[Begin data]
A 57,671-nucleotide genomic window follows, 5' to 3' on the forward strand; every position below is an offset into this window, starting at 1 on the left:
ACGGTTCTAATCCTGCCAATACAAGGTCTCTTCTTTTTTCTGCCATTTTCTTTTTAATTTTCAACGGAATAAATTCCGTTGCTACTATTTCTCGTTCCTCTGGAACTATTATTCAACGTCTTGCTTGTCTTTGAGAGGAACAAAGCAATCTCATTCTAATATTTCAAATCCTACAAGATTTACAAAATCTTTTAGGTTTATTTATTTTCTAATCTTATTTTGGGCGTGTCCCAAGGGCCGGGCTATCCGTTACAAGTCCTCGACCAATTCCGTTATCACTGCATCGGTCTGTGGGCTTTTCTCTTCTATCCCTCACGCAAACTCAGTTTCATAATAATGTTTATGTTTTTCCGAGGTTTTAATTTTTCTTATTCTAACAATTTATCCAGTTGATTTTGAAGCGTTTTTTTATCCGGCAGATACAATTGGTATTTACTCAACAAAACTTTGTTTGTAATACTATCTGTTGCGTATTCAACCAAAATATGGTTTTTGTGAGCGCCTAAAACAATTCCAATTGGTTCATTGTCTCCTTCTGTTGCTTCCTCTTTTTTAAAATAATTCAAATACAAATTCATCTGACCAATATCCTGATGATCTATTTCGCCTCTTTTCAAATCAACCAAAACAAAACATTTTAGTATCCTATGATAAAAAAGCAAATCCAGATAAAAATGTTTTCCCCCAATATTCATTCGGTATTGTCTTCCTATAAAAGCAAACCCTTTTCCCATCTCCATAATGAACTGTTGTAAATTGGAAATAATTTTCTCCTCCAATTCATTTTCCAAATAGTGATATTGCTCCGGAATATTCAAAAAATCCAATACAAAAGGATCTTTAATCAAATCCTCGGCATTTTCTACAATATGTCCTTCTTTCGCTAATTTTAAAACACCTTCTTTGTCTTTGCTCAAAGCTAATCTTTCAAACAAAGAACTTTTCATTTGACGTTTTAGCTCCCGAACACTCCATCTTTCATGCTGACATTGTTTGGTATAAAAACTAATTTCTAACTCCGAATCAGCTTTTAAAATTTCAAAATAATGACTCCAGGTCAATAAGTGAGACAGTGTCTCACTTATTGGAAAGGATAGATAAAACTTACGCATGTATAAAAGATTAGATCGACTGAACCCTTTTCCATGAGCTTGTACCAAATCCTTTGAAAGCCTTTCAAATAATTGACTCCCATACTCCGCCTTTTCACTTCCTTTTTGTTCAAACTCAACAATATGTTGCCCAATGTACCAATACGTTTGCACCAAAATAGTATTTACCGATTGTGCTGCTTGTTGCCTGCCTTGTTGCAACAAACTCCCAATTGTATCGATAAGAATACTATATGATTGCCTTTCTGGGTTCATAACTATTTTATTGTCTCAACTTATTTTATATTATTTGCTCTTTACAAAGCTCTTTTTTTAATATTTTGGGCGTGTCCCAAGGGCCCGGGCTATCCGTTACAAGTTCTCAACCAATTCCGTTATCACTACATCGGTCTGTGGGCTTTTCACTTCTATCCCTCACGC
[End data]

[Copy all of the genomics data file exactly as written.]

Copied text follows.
A 57,671-nucleotide genomic window follows, 5' to 3' on the forward strand; every position below is an offset into this window, starting at 1 on the left:
ACGGTTCTAATCCTGCCAATACAAGGTCTCTTCTTTTTTCTGCCATTTTCTTTTTAATTTTCAACGGAATAAATTCCGTTGCTACTATTTCTCGTTCCTCTGGAACTATTATTCAACGTCTTGCTTGTCTTTGAGAGGAACAAAGCAATCTCATTCTAATATTTCAAATCCTACAAGATTTACAAAATCTTTTAGGTTTATTTATTTTCTAATCTTATTTTGGGCGTGTCCCAAGGGCCGGGCTATCCGTTACAAGTCCTCGACCAATTCCGTTATCACTGCATCGGTCTGTGGGCTTTTCTCTTCTATCCCTCACGCAAACTCAGTTTCATAATAATGTTTATGTTTTTCCGAGGTTTTAATTTTTCTTATTCTAACAATTTATCCAGTTGATTTTGAAGCGTTTTTTTATCCGGCAGATACAATTGGTATTTACTCAACAAAACTTTGTTTGTAATACTATCTGTTGCGTATTCAACCAAAATATGGTTTTTGTGAGCGCCTAAAACAATTCCAATTGGTTCATTGTCTCCTTCTGTTGCTTCCTCTTTTTTAAAATAATTCAAATACAAATTCATCTGACCAATATCCTGATGATCTATTTCGCCTCTTTTCAAATCAACCAAAACAAAACATTTTAGTATCCTATGATAAAAAAGCAAATCCAGATAAAAATGTTTTCCCCCAATATTCATTCGGTATTGTCTTCCTATAAAAGCAAACCCTTTTCCCATCTCCATAATGAACTGTTGTAAATTGGAAATAATTTTCTCCTCCAATTCATTTTCCAAATAGTGATATTGCTCCGGAATATTCAAAAAATCCAATACAAAAGGATCTTTAATCAAATCCTCGGCATTTTCTACAATATGTCCTTCTTTCGCTAATTTTAAAACACCTTCTTTGTCTTTGCTCAAAGCTAATCTTTCAAACAAAGAACTTTTCATTTGACGTTTTAGCTCCCGAACACTCCATCTTTCATGCTGACATTGTTTGGTATAAAAACTAATTTCTAACTCCGAATCAGCTTTTAAAATTTCAAAATAATGACTCCAGGTCAATAAGTGAGACAGTGTCTCACTTATTGGAAAGGATAGATAAAACTTACGCATGTATAAAAGATTAGATCGACTGAACCCTTTTCCATGAGCTTGTACCAAATCCTTTGAAAGCCTTTCAAATAATTGACTCCCATACTCCGCCTTTTCACTTCCTTTTTGTTCAAACTCAACAATATGTTGCCCAATGTACCAATACGTTTGCACCAAAATAGTATTTACCGATTGTGCTGCTTGTTGCCTGCCTTGTTGCAACAAACTCCCAATTGTATCGATAAGAATACTATATGATTGCCTTTCTGGGTTCATAACTATTTTATTGTCTCAACTTATTTTATATTATTTGCTCTTTACAAAGCTCTTTTTTTAATATTTTGGGCGTGTCCCAAGGGCCCGGGCTATCCGTTACAAGTTCTCAACCAATTCCGTTATCACTACATCGGTCTGTGGGCTTTTCACTTCTATCCCTCACGC